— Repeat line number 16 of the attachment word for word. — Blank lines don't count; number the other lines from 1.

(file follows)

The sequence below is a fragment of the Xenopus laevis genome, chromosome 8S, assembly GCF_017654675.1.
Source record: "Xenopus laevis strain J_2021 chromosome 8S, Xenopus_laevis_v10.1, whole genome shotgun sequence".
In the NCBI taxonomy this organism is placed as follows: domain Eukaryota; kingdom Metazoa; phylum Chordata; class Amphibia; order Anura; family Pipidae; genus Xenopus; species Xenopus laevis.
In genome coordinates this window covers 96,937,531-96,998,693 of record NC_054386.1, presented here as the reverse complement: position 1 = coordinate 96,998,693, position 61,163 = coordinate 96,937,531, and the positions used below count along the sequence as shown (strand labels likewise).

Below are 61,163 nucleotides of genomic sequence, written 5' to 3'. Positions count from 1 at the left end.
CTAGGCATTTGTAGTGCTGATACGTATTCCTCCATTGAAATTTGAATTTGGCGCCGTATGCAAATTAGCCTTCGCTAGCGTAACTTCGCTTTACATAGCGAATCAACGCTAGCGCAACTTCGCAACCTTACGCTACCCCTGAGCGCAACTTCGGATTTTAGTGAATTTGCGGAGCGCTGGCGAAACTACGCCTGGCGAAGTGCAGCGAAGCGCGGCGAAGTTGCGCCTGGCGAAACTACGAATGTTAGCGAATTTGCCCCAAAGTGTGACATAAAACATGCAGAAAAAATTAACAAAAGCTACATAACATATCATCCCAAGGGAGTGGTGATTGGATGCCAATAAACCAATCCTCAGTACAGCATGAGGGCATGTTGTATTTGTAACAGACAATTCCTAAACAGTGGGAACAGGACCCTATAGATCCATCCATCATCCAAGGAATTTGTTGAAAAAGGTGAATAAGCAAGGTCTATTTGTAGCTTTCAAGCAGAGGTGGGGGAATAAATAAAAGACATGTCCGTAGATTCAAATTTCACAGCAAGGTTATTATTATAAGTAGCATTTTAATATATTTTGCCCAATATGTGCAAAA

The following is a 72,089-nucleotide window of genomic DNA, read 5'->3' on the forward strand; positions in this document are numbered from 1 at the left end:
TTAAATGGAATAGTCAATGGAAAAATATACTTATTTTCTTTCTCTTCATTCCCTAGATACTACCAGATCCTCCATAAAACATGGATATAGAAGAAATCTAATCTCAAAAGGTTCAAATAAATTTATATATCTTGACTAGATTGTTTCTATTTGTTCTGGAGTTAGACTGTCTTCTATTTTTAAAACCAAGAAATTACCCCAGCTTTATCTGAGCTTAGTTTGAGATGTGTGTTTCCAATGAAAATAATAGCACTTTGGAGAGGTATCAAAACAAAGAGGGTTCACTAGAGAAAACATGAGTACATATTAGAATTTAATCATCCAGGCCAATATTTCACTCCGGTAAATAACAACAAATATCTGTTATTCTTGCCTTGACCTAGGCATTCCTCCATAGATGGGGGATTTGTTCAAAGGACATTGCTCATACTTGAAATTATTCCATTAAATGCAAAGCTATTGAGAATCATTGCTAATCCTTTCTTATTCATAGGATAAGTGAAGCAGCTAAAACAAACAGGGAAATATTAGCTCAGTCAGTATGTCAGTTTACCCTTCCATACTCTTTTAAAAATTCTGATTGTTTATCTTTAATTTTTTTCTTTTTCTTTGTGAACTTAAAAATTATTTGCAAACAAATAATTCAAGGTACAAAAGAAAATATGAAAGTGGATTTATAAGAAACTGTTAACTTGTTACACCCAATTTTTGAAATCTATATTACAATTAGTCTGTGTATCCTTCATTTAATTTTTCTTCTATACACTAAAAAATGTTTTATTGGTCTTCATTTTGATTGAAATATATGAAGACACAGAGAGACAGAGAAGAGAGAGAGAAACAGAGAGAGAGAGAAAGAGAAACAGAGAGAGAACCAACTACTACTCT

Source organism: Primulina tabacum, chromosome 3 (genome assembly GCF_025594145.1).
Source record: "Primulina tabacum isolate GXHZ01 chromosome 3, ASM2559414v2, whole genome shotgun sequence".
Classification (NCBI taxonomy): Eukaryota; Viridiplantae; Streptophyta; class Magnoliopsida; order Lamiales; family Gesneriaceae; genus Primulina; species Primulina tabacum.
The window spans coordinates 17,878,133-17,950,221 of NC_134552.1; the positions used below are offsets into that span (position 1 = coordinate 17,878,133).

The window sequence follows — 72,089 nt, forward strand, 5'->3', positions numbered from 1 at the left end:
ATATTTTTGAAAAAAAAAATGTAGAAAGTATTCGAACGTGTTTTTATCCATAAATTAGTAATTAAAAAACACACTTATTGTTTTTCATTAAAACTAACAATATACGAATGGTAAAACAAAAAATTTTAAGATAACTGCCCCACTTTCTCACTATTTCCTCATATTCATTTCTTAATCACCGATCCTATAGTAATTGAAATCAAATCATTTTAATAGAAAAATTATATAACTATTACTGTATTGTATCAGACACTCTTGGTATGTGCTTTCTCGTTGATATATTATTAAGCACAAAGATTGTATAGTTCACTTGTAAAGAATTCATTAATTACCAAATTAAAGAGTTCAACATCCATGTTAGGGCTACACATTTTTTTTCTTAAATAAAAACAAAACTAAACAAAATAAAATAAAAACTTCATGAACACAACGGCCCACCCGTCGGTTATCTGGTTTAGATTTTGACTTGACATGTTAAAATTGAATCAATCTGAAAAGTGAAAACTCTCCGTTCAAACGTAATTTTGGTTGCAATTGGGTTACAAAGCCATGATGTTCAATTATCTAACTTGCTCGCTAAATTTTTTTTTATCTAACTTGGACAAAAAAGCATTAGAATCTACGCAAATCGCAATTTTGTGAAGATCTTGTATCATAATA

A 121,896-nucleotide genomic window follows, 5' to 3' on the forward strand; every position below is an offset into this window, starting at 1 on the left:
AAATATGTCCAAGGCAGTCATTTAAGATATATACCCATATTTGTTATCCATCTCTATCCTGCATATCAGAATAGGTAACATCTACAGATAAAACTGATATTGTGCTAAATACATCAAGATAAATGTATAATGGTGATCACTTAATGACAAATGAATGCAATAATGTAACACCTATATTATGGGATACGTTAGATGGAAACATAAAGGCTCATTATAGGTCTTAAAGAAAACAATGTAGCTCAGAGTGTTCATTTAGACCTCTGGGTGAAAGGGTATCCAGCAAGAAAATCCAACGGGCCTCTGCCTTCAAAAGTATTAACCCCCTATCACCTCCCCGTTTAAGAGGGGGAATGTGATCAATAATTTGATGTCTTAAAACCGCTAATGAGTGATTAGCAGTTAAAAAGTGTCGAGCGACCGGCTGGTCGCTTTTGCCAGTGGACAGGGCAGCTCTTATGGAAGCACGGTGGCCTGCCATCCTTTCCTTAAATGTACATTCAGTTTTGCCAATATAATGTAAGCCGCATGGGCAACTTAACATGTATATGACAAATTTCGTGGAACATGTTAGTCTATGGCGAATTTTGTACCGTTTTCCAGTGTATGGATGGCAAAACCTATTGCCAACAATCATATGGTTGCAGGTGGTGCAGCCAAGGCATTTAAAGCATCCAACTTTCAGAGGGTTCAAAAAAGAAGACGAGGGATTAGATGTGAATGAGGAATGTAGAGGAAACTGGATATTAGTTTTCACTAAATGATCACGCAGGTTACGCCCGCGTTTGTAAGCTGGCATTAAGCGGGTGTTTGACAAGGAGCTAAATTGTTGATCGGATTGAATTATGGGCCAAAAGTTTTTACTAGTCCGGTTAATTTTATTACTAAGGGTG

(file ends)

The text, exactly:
AAATATGTCCAAGGCAGTCATTTAAGATATATACCCATATTTGTTATCCATCTCTATCCTGCATATCAGAATAGGTAACATCTACAGATAAAACTGATATTGTGCTAAATACATCAAGATAAATGTATAATGGTGATCACTTAATGACAAATGAATGCAATAATGTAACACCTATATTATGGGATACGTTAGATGGAAACATAAAGGCTCATTATAGGTCTTAAAGAAAACAATGTAGCTCAGAGTGTTCATTTAGACCTCTGGGTGAAAGGGTATCCAGCAAGAAAATCCAACGGGCCTCTGCCTTCAAAAGTATTAACCCCCTATCACCTCCCCGTTTAAGAGGGGGAATGTGATCAATAATTTGATGTCTTAAAACCGCTAATGAGTGATTAGCAGTTAAAAAGTGTCGAGCGACCGGCTGGTCGCTTTTGCCAGTGGACAGGGCAGCTCTTATGGAAGCACGGTGGCCTGCCATCCTTTCCTTAAATGTACATTCAGTTTTGCCAATATAATGTAAGCCGCATGGGCAACTTAACATGTATATGACAAATTTCGTGGAACATGTTAGTCTATGGCGAATTTTGTACCGTTTTCCAGTGTATGGATGGCAAAACCTATTGCCAACAATCATATGGTTGCAGGTGGTGCAGCCAAGGCATTTAAAGCATCCAACTTTCAGAGGGTTCAAAAAAGAAGACGAGGGATTAGATGTGAATGAGGAATGTAGAGGAAACTGGATATTAGTTTTCACTAAATGATCACGCAGGTTACGCCCGCGTTTGTAAGCTGGCATTAAGCGGGTGTTTGACAAGGAGCTAAATTGTTGATCGGATTGAATTATGGGCCAAAAGTTTTTACTAGTCCGGTTAATTTTATTACTAAGGGTG